For those folks who love the Kodi media player (and I'm one of them), IPVanish is the VPN for you. IPVanish has full, detailed setup guides for using Kodi with many of the more popular streaming set-top devices. Of course, you don't have to use Kodi, but if you haven't spent any time looking into this awesome open source home theatre system, you should.
IPVanish is a deep and highly configurable product that presents itself as a click-and-go solution. I think the company is selling itself short of doing this. A quick visit to its website shows a relatively generic VPN service, but that's not the whole truth.
Also: My in-depth review of IPVanish
Its UI provides a wide range of server selection options, including some great performance graphics. It also has a wide variety of protocols, so you can know what to expect no matter what you're connecting to. The company also provides an excellent server list with good current status information. There's also a raft of configuration options for the app itself.
In terms of performance, the connection speed was crazy fast. Overall, the transfer performance was good. However, from a security perspective, it wasn't able to hide that I was connecting via a VPN -- although the data transferred was secure. Overall, a solid product with a good user experience that's fine for home connections as long as you're not trying to hide the fact that you're on a VPN.
The company also has a partnership with SugarSync and provides 250GB of encrypted cloud storage with each plan.
Also: How does NordVPN work? Plus, how to set it up and use it
Performance testing was adequate, although ping speeds were slow enough that I wouldn't want to play a twitch video game over the VPN. To be fair, most VPNs have pretty terrible ping speeds, so this isn't a weakness unique to Nord. It's more than fast enough in most countries to stream your favorite movie or video.
Also: My in-depth review of NordVPN
In our review, we liked that it offered capabilities beyond basic VPN, including support of P2P sharing, a service it calls Double VPN that does a second layer of encryption, Onion over VPN, which allows for TOR capabilities over its VPN, and even a dedicated IP if you're trying to run a VPN that also doubles as a server. It supports all the usual platforms and a bunch of home network platforms as well.
Also: My interview with NordVPN management on how they run their service
The company also offers NordVPN Teams, which provides centralized management and billing for a mobile workforce. Overall, a solid choice, and with a 30-day money-back guarantee, worth a try.
A VPN is not required for streaming movies, games or TV shows, however it can help encrypt your location to unlock certain services or products in other countries.
You first install your VPN onto your router. This depends on the VPN provider and the router, so you'll need to do some digging. But if your VPN and router are willing to play nicely with each other, then because all traffic on your network travels across your router, it will also be able to use the router's VPN connection. It's a bit crude but not as crude as the next on our list...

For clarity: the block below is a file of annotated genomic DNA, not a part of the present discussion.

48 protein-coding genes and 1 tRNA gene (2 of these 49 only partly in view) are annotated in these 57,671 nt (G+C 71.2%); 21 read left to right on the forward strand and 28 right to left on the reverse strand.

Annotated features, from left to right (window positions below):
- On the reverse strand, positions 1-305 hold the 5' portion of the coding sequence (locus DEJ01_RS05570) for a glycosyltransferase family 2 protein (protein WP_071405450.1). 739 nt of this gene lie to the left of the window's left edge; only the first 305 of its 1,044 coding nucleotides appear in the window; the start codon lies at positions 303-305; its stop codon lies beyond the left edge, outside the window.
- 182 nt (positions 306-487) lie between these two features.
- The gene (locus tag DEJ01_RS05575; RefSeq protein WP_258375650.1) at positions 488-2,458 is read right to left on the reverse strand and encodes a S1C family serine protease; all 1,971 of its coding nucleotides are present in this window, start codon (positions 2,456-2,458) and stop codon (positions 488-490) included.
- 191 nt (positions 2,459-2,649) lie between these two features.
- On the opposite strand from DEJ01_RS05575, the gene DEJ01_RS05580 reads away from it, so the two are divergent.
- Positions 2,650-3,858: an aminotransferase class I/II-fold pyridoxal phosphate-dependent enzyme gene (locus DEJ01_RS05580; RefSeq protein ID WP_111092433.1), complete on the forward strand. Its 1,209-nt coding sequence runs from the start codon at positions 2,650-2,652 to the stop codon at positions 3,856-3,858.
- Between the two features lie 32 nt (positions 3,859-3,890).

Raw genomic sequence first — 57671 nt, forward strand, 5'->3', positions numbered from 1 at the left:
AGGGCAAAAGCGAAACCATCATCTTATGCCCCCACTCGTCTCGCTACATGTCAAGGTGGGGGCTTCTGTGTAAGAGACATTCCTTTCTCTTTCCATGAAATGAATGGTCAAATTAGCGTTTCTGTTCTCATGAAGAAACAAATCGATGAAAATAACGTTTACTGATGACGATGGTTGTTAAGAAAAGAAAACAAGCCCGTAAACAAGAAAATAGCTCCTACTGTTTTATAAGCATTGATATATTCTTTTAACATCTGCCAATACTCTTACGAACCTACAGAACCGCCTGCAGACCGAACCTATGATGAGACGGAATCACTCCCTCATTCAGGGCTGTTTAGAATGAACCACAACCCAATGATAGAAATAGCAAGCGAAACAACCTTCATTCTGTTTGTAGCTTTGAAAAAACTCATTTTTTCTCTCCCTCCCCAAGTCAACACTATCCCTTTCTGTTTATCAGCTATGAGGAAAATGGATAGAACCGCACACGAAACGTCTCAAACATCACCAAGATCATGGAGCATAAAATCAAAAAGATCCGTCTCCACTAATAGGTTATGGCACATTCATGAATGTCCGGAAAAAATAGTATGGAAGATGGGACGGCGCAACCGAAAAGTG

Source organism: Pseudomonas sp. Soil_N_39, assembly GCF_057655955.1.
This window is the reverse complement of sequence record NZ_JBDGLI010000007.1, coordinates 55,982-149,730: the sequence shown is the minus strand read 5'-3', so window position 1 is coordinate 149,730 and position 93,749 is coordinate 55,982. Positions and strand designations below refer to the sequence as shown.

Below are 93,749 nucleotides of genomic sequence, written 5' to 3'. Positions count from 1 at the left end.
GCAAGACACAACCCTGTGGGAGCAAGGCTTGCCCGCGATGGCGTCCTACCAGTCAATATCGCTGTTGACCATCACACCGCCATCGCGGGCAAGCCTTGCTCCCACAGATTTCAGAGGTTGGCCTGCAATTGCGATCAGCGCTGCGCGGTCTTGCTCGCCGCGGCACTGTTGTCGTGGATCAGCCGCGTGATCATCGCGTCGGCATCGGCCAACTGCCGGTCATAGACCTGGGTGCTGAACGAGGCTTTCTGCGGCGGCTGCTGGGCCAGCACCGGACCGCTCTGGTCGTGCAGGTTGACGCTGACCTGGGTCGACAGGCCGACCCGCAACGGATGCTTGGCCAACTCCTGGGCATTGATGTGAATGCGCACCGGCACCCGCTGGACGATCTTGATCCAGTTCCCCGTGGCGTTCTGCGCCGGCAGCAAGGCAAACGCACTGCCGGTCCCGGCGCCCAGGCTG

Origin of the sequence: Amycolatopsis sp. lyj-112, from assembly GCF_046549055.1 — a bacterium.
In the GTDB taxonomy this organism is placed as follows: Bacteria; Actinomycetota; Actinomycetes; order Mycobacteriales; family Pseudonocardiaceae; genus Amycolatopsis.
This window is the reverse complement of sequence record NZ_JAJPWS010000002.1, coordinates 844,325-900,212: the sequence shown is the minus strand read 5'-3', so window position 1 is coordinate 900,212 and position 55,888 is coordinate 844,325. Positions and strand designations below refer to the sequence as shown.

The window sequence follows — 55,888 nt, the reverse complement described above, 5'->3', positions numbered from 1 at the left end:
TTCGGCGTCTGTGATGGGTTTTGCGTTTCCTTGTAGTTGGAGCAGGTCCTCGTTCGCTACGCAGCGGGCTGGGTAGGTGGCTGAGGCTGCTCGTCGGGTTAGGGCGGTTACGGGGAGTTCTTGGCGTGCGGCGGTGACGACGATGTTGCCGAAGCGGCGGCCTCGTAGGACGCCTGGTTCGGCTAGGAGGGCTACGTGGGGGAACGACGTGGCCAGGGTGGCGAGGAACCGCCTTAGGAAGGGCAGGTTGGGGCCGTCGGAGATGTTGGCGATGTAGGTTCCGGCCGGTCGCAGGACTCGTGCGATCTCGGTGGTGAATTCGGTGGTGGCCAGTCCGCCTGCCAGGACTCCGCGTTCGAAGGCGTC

The best VPN for streaming and unlocking streaming services is ExpressVPN, due to its ability to unlock streaming services such as Netflix and Hulu, and because of its higher streaming speeds compared to competitors.
Yeah, if you don't have a compatible set-top box or a compatible router, the idea is you connect your TV to your PC or Mac as a network client, use that computer's VPN client, and then go out over the network. It's janky as heck, but the VPN vendors generally have clear enough guidelines. But, by the time you're doing all that, just buy a $39 Fire TV Stick and be done with it.
A VPN can in fact slow down your streaming since the distance to the server, encryption process, and protocol can create a lag in your internet speed. However, this lag can oftentimes be unnoticed with better VPN services such as ExpressVPN.
Basically, Android TV is a version of Android. That means that most apps in the Google Play store will run reasonably well on Android TV -- including VPN clients. Most VPN vendors slightly recoded their Android handheld apps to have a wide-screen UI for the TV and pushed those apps into the Play Store. Since Amazon's Fire TV is basically a skinned version of Android TV using Amazon's app store, VPN vendors didn't have to do too much technically to make it work -- and Amazon is, of course, a huge market. So you just go to the app store and install the app. Easy peasy.
Nope. You're doing the router or PC network client hoop jump game. And before you ask, if you want to use Xbox, Playstation, or Switch to stream your entertainment, you're also going to need to run your streaming movies through a router or a PC network sub-LAN.
Nope. No it doesn't. Same as the Roku or the consoles. Because Android giveth and Chromecast taketh away.
You can follow my day-to-day project updates on social media. Be sure to follow me on Twitter at @DavidGewirtz, on Facebook at Facebook.com/DavidGewirtz, on Instagram at Instagram.com/DavidGewirtz, and on YouTube at YouTube.com/DavidGewirtzTV.